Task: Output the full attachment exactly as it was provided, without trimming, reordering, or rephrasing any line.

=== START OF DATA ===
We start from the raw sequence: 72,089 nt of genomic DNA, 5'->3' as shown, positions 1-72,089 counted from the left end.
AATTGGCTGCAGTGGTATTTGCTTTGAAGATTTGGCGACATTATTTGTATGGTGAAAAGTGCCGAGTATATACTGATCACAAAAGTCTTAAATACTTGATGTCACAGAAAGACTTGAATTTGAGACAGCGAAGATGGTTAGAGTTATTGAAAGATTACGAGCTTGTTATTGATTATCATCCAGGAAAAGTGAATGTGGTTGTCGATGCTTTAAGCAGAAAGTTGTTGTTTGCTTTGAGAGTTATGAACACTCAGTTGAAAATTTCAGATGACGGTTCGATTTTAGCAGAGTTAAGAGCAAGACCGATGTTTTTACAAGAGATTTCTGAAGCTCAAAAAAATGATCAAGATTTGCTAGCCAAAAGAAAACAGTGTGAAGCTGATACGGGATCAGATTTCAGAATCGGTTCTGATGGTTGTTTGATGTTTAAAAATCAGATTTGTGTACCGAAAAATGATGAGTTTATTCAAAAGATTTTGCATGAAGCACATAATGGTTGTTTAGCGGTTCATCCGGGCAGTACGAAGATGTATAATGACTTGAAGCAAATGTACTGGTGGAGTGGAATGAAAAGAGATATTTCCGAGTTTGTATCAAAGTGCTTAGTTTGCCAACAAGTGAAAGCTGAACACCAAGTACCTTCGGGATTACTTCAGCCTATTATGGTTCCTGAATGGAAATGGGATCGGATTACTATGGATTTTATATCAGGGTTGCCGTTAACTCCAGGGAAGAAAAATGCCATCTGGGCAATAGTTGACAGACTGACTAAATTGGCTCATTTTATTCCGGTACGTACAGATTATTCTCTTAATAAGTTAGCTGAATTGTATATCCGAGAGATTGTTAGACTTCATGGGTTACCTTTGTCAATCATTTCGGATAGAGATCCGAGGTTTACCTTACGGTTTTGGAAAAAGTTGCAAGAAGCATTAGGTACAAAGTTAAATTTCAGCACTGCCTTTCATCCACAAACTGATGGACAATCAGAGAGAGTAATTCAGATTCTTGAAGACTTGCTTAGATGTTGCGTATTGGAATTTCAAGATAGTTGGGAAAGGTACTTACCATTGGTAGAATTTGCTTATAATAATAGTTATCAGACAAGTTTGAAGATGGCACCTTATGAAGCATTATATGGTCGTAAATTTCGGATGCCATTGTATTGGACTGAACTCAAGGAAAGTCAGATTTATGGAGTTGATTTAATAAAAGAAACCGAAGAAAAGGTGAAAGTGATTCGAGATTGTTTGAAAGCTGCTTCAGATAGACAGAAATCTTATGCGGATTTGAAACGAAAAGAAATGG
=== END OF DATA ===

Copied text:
We start from the raw sequence: 72,089 nt of genomic DNA, 5'->3' as shown, positions 1-72,089 counted from the left end.
AATTGGCTGCAGTGGTATTTGCTTTGAAGATTTGGCGACATTATTTGTATGGTGAAAAGTGCCGAGTATATACTGATCACAAAAGTCTTAAATACTTGATGTCACAGAAAGACTTGAATTTGAGACAGCGAAGATGGTTAGAGTTATTGAAAGATTACGAGCTTGTTATTGATTATCATCCAGGAAAAGTGAATGTGGTTGTCGATGCTTTAAGCAGAAAGTTGTTGTTTGCTTTGAGAGTTATGAACACTCAGTTGAAAATTTCAGATGACGGTTCGATTTTAGCAGAGTTAAGAGCAAGACCGATGTTTTTACAAGAGATTTCTGAAGCTCAAAAAAATGATCAAGATTTGCTAGCCAAAAGAAAACAGTGTGAAGCTGATACGGGATCAGATTTCAGAATCGGTTCTGATGGTTGTTTGATGTTTAAAAATCAGATTTGTGTACCGAAAAATGATGAGTTTATTCAAAAGATTTTGCATGAAGCACATAATGGTTGTTTAGCGGTTCATCCGGGCAGTACGAAGATGTATAATGACTTGAAGCAAATGTACTGGTGGAGTGGAATGAAAAGAGATATTTCCGAGTTTGTATCAAAGTGCTTAGTTTGCCAACAAGTGAAAGCTGAACACCAAGTACCTTCGGGATTACTTCAGCCTATTATGGTTCCTGAATGGAAATGGGATCGGATTACTATGGATTTTATATCAGGGTTGCCGTTAACTCCAGGGAAGAAAAATGCCATCTGGGCAATAGTTGACAGACTGACTAAATTGGCTCATTTTATTCCGGTACGTACAGATTATTCTCTTAATAAGTTAGCTGAATTGTATATCCGAGAGATTGTTAGACTTCATGGGTTACCTTTGTCAATCATTTCGGATAGAGATCCGAGGTTTACCTTACGGTTTTGGAAAAAGTTGCAAGAAGCATTAGGTACAAAGTTAAATTTCAGCACTGCCTTTCATCCACAAACTGATGGACAATCAGAGAGAGTAATTCAGATTCTTGAAGACTTGCTTAGATGTTGCGTATTGGAATTTCAAGATAGTTGGGAAAGGTACTTACCATTGGTAGAATTTGCTTATAATAATAGTTATCAGACAAGTTTGAAGATGGCACCTTATGAAGCATTATATGGTCGTAAATTTCGGATGCCATTGTATTGGACTGAACTCAAGGAAAGTCAGATTTATGGAGTTGATTTAATAAAAGAAACCGAAGAAAAGGTGAAAGTGATTCGAGATTGTTTGAAAGCTGCTTCAGATAGACAGAAATCTTATGCGGATTTGAAACGAAAAGAAATGG